top of page

Ensemble Émigré and EchoSpore concerts in London, Solingen and Cologne

Updated: Jan 4

On November 26 (New North London Synagogue), December 3 (Zentrum für Verfolgte Künste Solingen and December 4 (Hochschule für Musik und Tanz Köln) 2023, Ensemble Émigré teamed up with the Echo Spore project at the HfMT Köln, led by Prof. Florence Millet, to perform a programme of works by composers who fled the Nazis and had strong links to Britain.


All photos by Daniela Tobias/Zentrum für verfolgte Künste Solingen

Performers from left to right: Yu-Chin Ho, piano, Sarah Yang, violin, Florence Millet, piano, Simon Brown, tenor, Archie Bonham, piano, Michael Foyle, violin, Norbert Meyn, tenor, Christopher Gould, piano


Simon Brown, tenor and Archie Bonham, piano, Royal College of Music


Sarah Yang, violin and Yu-Chin Ho, piano, HfMT Köln


Norbert Meyn and Christopher Gould, Ensemble Émigré


Michael Foyle and Florence Millet, Echo Spore/HfMT Köln


The Royal College of Music exhibition 'Music, Migration and Mobility - The Legacy of Émigré Musicians from Nazi Europe in Britain' was on display at all three venues.


Programme:

 

Part I

 

Maria Herz 

Tide rises, arranged for Violin and Piano

Pfade zur Welt, arranged for Violin and Piano

Violin Sonata (2nd movement, Andante mit Variationen)

Performed by Sarah Yang, violin and Yu-Chin Ho, piano (current students at Hochschule für Musik und Tanz Köln)

 

Fritz Berend

Vier Lieder aus den Gaselen (Gottfried Keller)

1 Nun schmücke mir dein dunkles Haar             

2 Wenn schlanke Lilien wandelten                                                           

3 Perlen der Weisheit                                                         

4 Berge dein Haupt                                                                        

 

Mátyás Seiber

Invocation                                                                                                     

 

Hans Gál

Barbed Wire Song                                      

Keep fit                                                                                                         

 

Joseph Horovitz

Zum 11. März (Theodor Körner)                                                                                       

Performed by Simon Brown, tenor and Archie Bonham, piano

(current students at Royal College of Music, London)


INTERVAL

 

PART 2

 

Joseph Horovitz

Was die Kleine Will (O.J.Bierbaum)

Klage des Weisen (O.J.Bierbaum)

 

Peter Gellhorn       

Autumn (Walter de la Mare)

 

Fritz Berend 

Erhebung (R. Dehmel)

Der erste Mai (Fr.v.Hagedorn)      

Zeit bringt Rosen (Volkslied)                                                         

Performed by Norbert Meyn, tenor and Christopher Gould, piano              

 

Adolf Busch          

Suite in G Minor Op.38 for Violin and Piano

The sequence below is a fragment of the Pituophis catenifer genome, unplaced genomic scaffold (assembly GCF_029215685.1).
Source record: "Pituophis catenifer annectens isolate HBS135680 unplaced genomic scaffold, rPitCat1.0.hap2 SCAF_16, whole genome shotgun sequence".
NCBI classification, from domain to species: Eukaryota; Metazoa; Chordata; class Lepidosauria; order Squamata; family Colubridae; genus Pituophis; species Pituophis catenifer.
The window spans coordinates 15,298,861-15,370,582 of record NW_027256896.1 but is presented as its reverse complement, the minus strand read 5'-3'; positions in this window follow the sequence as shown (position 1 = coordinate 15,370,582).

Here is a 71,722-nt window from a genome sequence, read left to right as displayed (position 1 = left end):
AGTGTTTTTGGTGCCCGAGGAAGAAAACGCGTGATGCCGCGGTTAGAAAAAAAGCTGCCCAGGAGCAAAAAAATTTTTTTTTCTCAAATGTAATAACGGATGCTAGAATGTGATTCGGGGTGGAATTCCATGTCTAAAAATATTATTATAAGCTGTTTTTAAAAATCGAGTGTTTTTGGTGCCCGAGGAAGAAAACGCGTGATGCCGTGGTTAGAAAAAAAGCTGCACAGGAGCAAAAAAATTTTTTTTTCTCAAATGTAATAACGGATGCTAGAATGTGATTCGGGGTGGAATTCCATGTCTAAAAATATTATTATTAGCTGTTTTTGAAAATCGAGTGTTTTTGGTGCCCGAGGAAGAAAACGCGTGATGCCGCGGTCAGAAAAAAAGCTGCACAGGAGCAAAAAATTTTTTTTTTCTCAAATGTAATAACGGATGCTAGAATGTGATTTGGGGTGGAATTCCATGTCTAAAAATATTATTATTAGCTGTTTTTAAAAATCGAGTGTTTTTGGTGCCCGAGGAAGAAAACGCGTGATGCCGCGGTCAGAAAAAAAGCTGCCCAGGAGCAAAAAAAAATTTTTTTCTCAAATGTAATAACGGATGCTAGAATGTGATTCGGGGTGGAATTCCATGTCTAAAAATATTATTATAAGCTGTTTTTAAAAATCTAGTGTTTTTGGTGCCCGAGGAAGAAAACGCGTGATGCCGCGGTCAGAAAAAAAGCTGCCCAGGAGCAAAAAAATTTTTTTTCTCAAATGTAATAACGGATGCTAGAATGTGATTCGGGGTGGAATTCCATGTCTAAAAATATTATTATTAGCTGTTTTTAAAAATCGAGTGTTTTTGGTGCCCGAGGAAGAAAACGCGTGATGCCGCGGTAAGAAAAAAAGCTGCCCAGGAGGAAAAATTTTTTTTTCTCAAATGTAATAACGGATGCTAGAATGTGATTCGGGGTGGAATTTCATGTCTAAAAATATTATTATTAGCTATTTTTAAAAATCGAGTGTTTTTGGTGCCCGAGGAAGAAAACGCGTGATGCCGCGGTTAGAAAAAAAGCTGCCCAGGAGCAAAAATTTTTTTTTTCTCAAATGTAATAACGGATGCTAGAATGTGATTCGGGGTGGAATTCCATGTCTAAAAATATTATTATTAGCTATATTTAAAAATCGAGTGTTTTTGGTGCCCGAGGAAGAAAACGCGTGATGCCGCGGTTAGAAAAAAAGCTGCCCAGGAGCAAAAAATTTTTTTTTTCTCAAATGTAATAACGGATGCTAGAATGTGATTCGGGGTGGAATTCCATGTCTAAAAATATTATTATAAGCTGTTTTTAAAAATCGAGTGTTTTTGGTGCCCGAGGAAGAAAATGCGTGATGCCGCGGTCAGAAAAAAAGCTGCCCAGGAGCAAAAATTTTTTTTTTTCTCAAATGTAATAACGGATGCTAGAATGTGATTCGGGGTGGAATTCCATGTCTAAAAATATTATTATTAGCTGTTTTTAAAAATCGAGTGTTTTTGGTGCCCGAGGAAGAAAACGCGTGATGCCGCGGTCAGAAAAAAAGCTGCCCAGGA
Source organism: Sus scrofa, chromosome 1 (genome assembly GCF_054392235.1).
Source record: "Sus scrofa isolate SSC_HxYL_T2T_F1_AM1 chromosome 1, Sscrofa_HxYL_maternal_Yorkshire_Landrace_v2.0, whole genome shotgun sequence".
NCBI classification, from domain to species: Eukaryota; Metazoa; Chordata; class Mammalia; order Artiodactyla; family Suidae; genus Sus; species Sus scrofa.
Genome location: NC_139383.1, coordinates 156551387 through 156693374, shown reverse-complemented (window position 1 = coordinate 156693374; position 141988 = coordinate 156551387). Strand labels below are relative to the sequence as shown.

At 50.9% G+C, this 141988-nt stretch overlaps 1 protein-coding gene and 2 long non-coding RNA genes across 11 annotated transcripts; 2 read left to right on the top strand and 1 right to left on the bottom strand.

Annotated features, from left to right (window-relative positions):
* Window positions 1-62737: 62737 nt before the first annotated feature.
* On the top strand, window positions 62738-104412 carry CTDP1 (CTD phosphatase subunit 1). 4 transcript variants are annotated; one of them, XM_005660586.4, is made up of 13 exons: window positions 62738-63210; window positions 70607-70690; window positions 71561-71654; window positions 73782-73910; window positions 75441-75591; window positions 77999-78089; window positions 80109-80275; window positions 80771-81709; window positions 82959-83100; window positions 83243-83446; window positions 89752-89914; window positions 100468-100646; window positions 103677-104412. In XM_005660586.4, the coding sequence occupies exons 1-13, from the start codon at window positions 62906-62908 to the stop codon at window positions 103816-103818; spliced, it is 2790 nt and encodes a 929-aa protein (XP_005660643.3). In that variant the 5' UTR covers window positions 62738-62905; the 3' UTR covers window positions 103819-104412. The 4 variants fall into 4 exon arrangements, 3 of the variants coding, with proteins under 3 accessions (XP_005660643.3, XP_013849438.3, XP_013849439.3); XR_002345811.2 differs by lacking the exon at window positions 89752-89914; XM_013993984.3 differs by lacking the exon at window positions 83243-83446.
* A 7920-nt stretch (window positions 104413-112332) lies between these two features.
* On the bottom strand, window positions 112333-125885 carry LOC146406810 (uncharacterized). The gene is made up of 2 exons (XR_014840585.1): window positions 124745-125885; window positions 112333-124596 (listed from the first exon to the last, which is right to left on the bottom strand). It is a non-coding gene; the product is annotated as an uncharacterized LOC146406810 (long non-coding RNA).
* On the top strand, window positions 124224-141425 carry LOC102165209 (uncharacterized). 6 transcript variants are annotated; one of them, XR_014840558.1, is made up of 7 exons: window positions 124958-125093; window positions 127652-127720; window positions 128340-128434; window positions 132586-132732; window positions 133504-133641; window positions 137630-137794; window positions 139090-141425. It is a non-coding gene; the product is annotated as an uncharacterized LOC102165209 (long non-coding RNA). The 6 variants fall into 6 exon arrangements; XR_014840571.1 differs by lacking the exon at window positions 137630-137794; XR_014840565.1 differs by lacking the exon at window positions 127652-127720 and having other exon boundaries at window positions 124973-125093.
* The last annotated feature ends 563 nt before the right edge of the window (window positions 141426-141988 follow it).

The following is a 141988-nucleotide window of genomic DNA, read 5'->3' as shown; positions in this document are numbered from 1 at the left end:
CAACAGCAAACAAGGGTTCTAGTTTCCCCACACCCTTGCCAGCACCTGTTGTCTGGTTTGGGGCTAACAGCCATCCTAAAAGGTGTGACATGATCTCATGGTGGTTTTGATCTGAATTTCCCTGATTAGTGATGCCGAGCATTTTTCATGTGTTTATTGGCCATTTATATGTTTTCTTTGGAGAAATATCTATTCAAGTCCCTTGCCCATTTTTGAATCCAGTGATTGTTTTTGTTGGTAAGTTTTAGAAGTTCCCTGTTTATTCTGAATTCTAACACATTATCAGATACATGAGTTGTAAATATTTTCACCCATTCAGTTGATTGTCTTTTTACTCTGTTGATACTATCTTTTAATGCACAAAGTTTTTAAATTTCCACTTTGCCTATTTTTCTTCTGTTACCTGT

1 Praeludium

2 Allegro vivace

3 Andante e cantabile

 4 Adagio - Presto

Performed by Michael Foyle, violin and Florence Millet, piano         

 

Robert Kahn             

Wie eine Windesharfe (G.Hauptmann, Op 27, 1)

Liebesbrief (Ch. Morgenstern, Op. 31, 2)                                                           

Purpurschimmer tränket die Rebenhügel (G.Hauptmann, Op 27, 5)

Ständchen (Schack, Op 12, 2)

Idyll (Falke, Op. 52, 1)

Liebestrost (Klett, Op. 42, 10)

Performed by Norbert Meyn, tenor and Christopher Gould, piano

                                   

Robert Kahn         

Violin Sonata No 2 in A Minor                                          

1 Allegro

2 Moderato-Adagio ma non troppo

3 Allegro man non troppo ma con fuoco e poco a capriccio

Performed by Michael Foyle, violin and Florence Millet, piano

 

Programme notes by Norbert Meyn


The lives and music of all composers represented in this programme were significantly affected by the rise and catastrophic rule of the Nazi regime between 1933 and 1945, which caused them to flee to Britain and the US and disrupted their flourishing careers and creativity. In many cases it also caused their works to remain hidden. It is with a spirit of respect and excited curiosity that we seek to re-discover their music and celebrate their creative achievements today.

 

Maria Herz (1878-1950) was born into an affluent family of textile producers in Cologne, Germany and received a private musical education from leading teachers at the Cologne Conservatory. In 1901 she married the chemist Albert Herz and soon after moved with him to England (Bradford), where she continued her pursuit of composition. While visiting Cologne in 1914 the family (now with four children) was prevented from returning to Britain at the outbreak of the war. After the death of her husband in 1920, Maria Herz added his first name Albert to her name to aid her progress as a composer. The following period was her most productive as a composer, and her late romantic and early modernist works were widely performed. Then, in 1935, she was forced to leave Germany and found refuge in Birmingham, where she lived in exile during the war. She then moved to the US to be with her daughters and died there in 1950 at the age of 72. (source: https://holocaustmusic.ort.org/resistance-and-exile/maria-herz/)